Social Work Courses

By Mariza Halliday - Last update

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What is Social Work?

Social work is a profession concerned with helping individuals, families, groups and communities to enhance their individual and collective well-being.

Social work promotes social change, development, cohesion and the empowerment of people and communities. Social work practice involves the understanding of human development, behaviour and the social, economic and cultural institutions and interactions.

What 3rd level courses are available?

Universities and colleges in Ireland are offering courses in Social Work in the following subject areas:

  • Foundations for Social Work Practice – Develop the foundation knowledge and skills of social work, with particular emphasis on key roles.
  • Care, Welfare and Community for Social Workers – This course emphasises rights, differences, partnerships and inequalities in delivering sensitive support for vulnerable adults.
  • Social Work with Children and Families – This course provides knowledge and theory needed for effective social work practice with children and families.
  • Critical Social Work Practice – This course for Social Work students in Wales supports you in becoming a confident, critical, analytical practitioner, and to apply critical reflection to your practice.
  • Applied Social Work Practice – This course helps you to understand the application of social work practice.
  • Social Care, Social Work and the Law – Examine legal frameworks that shape social care decision making, perspectives of service users and professionals, and how social work can use the law positively.

Studying Social Work in college

There are many courses in Social Work that may take place over a few days, weeks or even 1 year to 4 years depending on the course and modules selected. There are also part-time courses and night courses available so you can be sure to fit in your studies no matter what your schedule is like.

Courses will cover theory work through lectures, assignments, tutorials and taught modules. Assessments will take place on a continuous basis with written examinations and practical assignments combined in order to achieve a qualification.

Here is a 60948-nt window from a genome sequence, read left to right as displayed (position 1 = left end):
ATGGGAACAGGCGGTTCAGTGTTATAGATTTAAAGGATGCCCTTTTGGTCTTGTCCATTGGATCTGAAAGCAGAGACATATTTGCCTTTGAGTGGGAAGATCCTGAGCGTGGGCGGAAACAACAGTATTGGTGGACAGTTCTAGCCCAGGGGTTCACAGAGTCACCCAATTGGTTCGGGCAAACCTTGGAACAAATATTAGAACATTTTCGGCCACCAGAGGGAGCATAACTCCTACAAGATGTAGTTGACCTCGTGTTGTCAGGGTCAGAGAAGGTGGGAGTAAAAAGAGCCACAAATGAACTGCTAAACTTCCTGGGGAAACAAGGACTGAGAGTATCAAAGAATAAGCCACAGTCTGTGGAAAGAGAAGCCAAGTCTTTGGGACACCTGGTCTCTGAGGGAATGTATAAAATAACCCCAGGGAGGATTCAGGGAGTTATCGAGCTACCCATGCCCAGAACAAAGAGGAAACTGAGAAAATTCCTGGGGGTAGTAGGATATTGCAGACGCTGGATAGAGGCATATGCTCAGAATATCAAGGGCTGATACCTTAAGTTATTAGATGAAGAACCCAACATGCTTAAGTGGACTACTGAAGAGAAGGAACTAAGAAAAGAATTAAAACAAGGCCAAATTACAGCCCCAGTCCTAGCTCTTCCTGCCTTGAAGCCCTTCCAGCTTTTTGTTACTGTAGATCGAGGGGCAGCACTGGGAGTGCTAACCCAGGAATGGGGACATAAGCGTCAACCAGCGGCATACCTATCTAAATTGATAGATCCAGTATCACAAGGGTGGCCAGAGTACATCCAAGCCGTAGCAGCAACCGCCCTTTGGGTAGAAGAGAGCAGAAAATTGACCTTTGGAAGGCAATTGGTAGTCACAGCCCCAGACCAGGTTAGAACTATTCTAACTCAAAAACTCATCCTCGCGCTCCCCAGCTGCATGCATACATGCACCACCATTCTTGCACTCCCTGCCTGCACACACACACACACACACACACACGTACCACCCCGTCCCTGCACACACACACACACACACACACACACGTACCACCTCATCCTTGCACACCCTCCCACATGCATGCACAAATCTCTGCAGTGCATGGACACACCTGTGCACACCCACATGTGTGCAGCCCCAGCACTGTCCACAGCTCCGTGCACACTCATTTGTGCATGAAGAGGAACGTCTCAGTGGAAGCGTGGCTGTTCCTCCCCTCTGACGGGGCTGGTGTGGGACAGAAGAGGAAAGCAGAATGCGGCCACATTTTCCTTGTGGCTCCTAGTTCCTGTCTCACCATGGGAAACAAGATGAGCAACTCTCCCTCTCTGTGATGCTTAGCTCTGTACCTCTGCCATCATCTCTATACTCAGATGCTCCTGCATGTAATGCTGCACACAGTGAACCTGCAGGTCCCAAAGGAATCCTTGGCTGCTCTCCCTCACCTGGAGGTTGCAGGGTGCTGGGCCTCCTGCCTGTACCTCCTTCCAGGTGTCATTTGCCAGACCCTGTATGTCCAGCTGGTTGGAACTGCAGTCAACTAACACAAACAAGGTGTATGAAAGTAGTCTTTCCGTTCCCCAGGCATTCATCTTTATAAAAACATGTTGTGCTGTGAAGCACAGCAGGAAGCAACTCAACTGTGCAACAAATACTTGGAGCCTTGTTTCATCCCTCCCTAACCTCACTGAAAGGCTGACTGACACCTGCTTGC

You could also consider work experience or a work shadow in the industry. Relevant work experience is a good way of demonstrating a genuine interest in the field and is regarded favourably by employers. Gain as much work experience as possible, either through paid positions in community care settings or by undertaking relevant voluntary work.

Work Experience will not only give you the opportunity to obtain a deeper knowledge and understanding of the industry, it will also give you a chance to do some essential networking with other industry professionals and gain valuable contacts for the future.

Career options

After completing a Social Work course you will be able to get started in a career that uses specific knowledge of laws and guidelines for the welfare of individuals and families.

Social workers support individuals and their families through difficult times and ensure that vulnerable people, including children and adults, are safeguarded from harm. Their role is to help improve outcomes in people’s lives. They maintain professional relationships and act as guides and advocates. They sometimes need to use their professional judgment to make tough decisions that might not always be well received by those they are trying to help.

You can find social workers in hospitals, police departments, mental health clinics, military facilities, and even corporations. Career development may involve a change of role within a specialism, e.g. from child protection to fostering and adoption. It is also possible to transfer from one specialism to another, e.g. from working with children to working with the elderly. Another route is to become a practice educator, which allows you to become involved in the supervision and management of social work students and less experienced staff.

There is no typical day for a social worker. Social work professionals spend most of their time out in the community rather than in an office. Their schedule often consists of attending court hearings, meeting with clients, supervising visits, completing training and advocating for their clients’ needs.